Hematopathology Builds on 50 Years of Bone Marrow Transplantations
It was half a century ago that University pediatrician and pathologist Robert Good and his clinical team performed the world’s first successful bone marrow transplant. The University has been at the forefront of bone marrow transplantation ever since. That gives LMP hematopathologists like Michael Linden plenty of opportunities to evaluate bone marrow transplant patients for evidence of minimal residual disease following transplant and solid organ transplant patients for post-transplant lymphoproliferative disorder (PTLD) following immunosuppression.
“Most of the patients coming for a bone marrow transplant have Non-Hodgkin lymphoma (NHL), Hodgkin lymphoma (HL), acute myeloid leukemia (AML) or myelodysplastic syndrome (MDS),” said Linden, who directs LMP’s Hematopathology Division. “We review their original diagnostic materials, confirm or refine the diagnosis, then test for residual disease after treatment.” Academic medical centers like the University that do a lot of solid organ transplants see many post-transplant patients with post-transplant lymphoproliferative disorder, a malignancy driven by the Epstein-Barr virus, because their immune system is compromised, he said.
Linden and his fellow hematopathologists primarily serve the MHealth clinicians in two ways: by performing microscopic evaluation of blood, bone marrow, and tissue; and conducting sophisticated flow cytometry analyses. The Flow Cytometry Lab, directed by Elizabeth Courville, has three 10-color flow cytometry instruments. “We have the instrumentation and technical expertise to do moderate to high-complexity testing,” Linden said.
Laboratory Medicine and Pathology’s hematopathology team – Courville, Bartek Grzywacz, Linden, Pawel Mroz, Sarah Williams and Sophia Yohe -- is influenced by the volume of transplants at the University. For adults, they include transplants for myeloma, NHL, HL, and acute leukemia; for children, they include transplants for acute lymphoblastic leukemia and inherited disorders like Fanconi anemia and dyskeratosis congenita, conditions in which the University has gained a reputation for special clinical expertise.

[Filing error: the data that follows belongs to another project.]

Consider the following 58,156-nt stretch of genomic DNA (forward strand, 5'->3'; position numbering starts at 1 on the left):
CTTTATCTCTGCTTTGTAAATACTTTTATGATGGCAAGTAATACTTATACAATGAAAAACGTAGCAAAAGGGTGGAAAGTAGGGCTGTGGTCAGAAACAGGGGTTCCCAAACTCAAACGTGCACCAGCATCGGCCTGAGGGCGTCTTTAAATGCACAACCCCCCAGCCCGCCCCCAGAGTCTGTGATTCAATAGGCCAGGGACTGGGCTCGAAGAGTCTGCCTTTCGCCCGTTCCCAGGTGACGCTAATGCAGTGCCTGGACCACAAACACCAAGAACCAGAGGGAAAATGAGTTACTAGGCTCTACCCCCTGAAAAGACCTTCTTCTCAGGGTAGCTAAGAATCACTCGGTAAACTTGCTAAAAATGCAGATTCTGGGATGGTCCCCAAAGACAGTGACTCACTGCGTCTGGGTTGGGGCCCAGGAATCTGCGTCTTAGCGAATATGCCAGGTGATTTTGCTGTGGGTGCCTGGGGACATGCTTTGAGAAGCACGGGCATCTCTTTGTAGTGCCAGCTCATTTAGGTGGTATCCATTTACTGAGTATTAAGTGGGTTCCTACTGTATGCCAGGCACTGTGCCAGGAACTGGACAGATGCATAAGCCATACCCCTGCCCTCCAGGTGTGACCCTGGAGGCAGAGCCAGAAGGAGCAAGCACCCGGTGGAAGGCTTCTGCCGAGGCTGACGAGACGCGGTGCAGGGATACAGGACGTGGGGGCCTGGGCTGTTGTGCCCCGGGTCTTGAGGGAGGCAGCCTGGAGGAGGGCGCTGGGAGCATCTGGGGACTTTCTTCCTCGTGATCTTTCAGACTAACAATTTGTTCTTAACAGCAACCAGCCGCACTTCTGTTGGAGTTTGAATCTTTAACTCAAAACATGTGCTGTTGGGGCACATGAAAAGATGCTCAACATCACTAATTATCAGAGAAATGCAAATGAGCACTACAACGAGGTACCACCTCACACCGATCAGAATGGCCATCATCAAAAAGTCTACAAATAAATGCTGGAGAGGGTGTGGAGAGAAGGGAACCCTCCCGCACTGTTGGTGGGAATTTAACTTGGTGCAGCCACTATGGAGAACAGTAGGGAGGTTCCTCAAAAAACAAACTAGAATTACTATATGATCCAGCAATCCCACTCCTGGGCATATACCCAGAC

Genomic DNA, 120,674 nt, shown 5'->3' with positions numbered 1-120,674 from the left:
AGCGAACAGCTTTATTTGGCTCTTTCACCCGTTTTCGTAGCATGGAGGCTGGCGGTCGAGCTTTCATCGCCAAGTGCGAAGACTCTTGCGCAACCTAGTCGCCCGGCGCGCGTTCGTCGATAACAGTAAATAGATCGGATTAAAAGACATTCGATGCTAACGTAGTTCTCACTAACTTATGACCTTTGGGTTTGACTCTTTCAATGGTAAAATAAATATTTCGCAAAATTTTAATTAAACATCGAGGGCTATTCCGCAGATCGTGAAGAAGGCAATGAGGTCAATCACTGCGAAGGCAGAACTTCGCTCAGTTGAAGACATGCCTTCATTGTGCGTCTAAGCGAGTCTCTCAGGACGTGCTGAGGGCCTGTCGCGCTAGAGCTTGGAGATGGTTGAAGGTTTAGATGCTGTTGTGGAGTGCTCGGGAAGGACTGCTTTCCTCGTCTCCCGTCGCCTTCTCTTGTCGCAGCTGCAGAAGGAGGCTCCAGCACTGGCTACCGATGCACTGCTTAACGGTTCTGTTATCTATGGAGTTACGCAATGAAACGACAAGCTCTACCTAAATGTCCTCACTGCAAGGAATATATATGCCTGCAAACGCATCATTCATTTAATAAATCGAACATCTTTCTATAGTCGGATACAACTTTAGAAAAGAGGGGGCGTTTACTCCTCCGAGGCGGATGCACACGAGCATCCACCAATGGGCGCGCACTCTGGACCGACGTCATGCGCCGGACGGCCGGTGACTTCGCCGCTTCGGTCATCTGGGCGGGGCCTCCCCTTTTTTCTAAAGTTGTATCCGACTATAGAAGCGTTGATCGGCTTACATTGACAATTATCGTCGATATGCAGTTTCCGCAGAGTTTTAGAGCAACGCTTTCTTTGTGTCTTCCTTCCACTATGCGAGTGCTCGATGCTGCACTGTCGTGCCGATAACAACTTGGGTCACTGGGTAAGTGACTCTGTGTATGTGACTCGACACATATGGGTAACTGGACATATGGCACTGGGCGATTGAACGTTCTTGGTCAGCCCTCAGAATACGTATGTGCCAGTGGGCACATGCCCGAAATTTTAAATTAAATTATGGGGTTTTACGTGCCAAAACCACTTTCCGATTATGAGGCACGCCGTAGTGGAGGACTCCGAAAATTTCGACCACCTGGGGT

“We’re an intermediate volume place,” Linden said. “Too small and you don’t get the breadth and volume to maintain or advance skills. If you’re very high volume and your focus is turnaround time you may not get as much time per case. I think we’re kind of in that sweet spot where we have really good expertise and enough volume and breadth to approach cases in an optimal way.
The hematopathology team holds a daily consensus conference where faculty, fellows, residents, medical students, and observers meet to discuss difficult diagnostic cases and try to arrive at the best consensus opinion for that patient. “It’s a working conference for the faculty to arrive at a diagnosis. We consult the World Health Organization “Blue Book” classification of tumors of hematopoietic and lymphoid tissues and review and discuss each case with its guidance,” Linden said. The consensus conference aims to provide a high-quality diagnosis for patients and also an exemplary learning opportunity for trainees. Two of Linden’s predecessors as LMP’s Hematopathology Division Director, Richard Brunning and Robert McKenna, were chapter authors of the World Health Organization Blue Book, helping to establish the prestige of University hematopathology world-wide. Linden highlights that fact plus the diverse education and specialty training of current faculty in his recruitment efforts.
“What I like to showcase about the group when interviewing candidates for either residency or fellowship is the pedigree of our training,” Linden said. “All six of our hematopathology faculty trained at different programs. Specialty training is a little bit different from one program to the next. So we have a variety of emphases based on a given faculty member’s training and previous experience. That complements the way we think about a case and approach it.”
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